Community lawyering non-profit adds key staff to build capacity in battling racism and oppression

Durham, NC, September 12, 2012

The Southern Coalition for Social Justice (SCSJ) has taken a major step in its growth by hiring its first Deputy Director. Founded in Durham, North Carolina, in 2007, SCSJ is a nonprofit organization that helps low-income families and communities of color throughout the South gain access to critically needed resources--lawyers, organizers, researchers, and media specialists--to aid in the battle against racism and other types of oppression.

"We’re thrilled that Kristina Klugar is joining our team. Her skills and experience are just what we need to broaden SCSJ’s impact in communities throughout the South," says Anita Earls, SCSJ’s Founder and Executive Director.

Ms. Klugar brings more than 20 years of relevant legal services, fundraising and organizational development experience to her new role. She began her career as a program officer with The Pew Charitable Trusts where she was responsible for community development in the Philadelphia area. She also managed the Trusts’ first international grants program which supported economic and agricultural development in Ghana and Senegal.

After Pew, Ms. Klugar consulted to nonprofit organizations before attending law school at Temple University. She practiced immigration law for several years before joining the management team of Pennsylvania’s largest provider of free legal services, Community Legal Services of Philadelphia, where she was Director of Communications and Development in the late 1990s.

Ms. Klugar, whose mother was Swedish, has spent more than five years in Sweden setting up development offices and managing fundraising campaigns at the University of Technology in Luleå and at the Royal College of Music in Stockholm. In the US, she also served for three years as the Director of Development and Strategic Initiatives for Regional Housing Legal Services, a statewide nonprofit organization of lawyers supporting community development groups engaged in affordable housing and economic development projects.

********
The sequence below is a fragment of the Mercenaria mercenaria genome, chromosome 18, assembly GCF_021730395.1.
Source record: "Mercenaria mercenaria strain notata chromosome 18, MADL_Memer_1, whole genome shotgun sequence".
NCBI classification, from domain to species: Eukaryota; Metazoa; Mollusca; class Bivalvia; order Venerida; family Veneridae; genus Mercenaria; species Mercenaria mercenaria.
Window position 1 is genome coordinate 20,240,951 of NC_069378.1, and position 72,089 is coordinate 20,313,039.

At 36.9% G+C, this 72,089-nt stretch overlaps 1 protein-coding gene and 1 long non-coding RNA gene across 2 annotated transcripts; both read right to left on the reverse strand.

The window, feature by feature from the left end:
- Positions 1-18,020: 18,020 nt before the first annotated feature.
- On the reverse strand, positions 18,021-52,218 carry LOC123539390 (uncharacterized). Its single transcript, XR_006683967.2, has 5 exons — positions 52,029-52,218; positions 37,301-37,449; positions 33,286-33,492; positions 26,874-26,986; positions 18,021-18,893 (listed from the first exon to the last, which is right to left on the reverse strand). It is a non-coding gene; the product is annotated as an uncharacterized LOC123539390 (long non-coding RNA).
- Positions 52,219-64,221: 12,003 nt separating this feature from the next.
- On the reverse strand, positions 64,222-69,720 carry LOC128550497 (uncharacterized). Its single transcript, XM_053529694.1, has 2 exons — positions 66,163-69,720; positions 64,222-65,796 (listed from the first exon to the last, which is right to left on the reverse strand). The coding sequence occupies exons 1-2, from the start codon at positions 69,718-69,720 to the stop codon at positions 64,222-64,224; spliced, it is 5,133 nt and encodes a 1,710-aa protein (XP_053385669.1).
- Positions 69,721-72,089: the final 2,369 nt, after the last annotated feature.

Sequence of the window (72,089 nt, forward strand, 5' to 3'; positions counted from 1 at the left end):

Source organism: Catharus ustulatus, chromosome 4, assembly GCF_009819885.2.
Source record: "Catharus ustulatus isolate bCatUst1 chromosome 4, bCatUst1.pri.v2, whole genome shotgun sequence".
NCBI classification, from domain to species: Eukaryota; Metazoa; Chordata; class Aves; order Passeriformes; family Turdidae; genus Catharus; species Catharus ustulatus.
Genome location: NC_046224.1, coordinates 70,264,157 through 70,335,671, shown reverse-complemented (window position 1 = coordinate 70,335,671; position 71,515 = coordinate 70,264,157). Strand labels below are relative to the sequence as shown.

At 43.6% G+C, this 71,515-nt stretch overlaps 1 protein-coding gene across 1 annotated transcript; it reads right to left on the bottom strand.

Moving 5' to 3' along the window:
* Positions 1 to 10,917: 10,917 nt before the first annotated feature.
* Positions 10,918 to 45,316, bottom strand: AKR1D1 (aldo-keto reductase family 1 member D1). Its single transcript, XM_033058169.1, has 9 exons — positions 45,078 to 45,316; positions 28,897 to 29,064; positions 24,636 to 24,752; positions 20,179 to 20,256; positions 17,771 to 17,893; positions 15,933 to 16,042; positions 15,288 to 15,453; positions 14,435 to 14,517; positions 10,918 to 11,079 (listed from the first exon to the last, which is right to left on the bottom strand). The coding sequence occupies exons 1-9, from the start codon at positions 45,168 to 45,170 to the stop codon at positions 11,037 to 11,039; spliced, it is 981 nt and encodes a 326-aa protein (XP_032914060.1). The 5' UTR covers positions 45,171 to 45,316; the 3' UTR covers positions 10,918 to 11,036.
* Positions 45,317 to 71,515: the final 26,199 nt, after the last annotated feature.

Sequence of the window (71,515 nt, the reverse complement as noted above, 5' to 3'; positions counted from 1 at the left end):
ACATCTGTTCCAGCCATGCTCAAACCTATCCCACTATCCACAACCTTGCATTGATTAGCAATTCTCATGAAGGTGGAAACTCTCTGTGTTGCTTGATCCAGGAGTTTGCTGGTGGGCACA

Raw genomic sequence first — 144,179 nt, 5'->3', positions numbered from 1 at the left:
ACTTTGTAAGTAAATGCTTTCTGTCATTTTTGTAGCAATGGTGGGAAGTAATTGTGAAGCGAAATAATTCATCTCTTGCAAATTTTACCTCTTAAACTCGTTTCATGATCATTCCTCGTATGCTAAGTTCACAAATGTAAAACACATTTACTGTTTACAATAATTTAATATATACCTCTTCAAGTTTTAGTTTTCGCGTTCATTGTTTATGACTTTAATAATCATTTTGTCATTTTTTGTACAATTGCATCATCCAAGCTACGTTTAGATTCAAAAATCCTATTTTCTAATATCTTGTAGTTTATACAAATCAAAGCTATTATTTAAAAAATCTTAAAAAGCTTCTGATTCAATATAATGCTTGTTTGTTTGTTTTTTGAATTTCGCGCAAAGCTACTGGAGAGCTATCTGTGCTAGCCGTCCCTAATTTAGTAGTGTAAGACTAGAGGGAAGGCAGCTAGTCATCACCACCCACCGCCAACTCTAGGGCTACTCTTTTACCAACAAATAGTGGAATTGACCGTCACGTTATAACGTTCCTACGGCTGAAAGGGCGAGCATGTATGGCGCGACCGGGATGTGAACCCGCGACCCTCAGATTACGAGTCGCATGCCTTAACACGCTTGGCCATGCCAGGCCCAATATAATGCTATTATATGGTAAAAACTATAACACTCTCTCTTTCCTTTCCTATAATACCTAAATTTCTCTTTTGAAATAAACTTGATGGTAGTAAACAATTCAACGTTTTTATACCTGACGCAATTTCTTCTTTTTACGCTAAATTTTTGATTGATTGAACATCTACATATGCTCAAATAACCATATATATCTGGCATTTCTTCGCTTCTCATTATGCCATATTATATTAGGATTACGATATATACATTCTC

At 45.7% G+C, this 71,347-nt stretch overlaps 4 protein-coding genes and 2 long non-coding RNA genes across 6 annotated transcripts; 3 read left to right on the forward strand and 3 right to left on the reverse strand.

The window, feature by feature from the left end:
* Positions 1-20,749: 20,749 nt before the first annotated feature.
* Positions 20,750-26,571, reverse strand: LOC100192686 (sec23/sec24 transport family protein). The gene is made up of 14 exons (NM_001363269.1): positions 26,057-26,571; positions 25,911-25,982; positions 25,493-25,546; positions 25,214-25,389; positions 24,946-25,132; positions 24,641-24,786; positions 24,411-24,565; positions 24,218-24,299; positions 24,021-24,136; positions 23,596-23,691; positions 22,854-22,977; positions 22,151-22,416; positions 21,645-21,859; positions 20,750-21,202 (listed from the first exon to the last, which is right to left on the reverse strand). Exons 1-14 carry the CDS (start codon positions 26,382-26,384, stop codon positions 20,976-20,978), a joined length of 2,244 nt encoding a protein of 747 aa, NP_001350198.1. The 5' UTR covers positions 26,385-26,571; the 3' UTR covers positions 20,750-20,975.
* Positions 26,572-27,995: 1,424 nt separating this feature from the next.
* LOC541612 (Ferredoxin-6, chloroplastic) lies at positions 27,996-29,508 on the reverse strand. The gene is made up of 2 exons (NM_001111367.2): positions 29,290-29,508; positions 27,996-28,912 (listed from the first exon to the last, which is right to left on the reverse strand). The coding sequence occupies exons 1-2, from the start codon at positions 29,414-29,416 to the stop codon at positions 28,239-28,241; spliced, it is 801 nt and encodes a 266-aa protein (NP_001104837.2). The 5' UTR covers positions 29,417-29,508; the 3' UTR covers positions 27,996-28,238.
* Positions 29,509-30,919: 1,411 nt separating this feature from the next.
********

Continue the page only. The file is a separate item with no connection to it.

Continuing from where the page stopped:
"Community lawyering is among the toughest work there is, but it can be highly rewarding," explains Ms. Klugar pointing to a recent SCSJ success: attorney Clare Barnett represented Patty Almond in an election protest. After an appeal to Superior Court, the North Carolina State Board of Elections voted unanimously to order a new election for the office of Mayor of Mt. Gilead. Four black voters, who had improperly been denied the right to vote in 2011, will be allowed to cast their votes in the new election.

"Good legal representation should not be limited to the lucky few who are able to obtain pro bono assistance or to the well off. “It is a special honor,” says Ms. Klugar, “to work with skilled individuals who have chosen to dedicate their efforts to giving a voice to those who are voiceless. I believe that my nonprofit experience, especially in the realm of organizational development and fundraising will complement the skills of SCSJ’s staff and that—together—we will take the organization to its next level of growth."

SCSJ’s current program priorities, driven by community-identified needs, include Voting Rights, Criminal Justice System Reform, Immigrant’s Rights, and general Human Rights including Environmental and Education Justice. SCSJ tackles local social justice struggles from a global international human rights perspective with the conviction that holistic interdisciplinary approaches are required to achieve structural change.


Anita Earls, Esq.
Address: 1415 West Highway 54, Suite 101, Durham, NC 27707
Telephone: 919-323-3380 x 115

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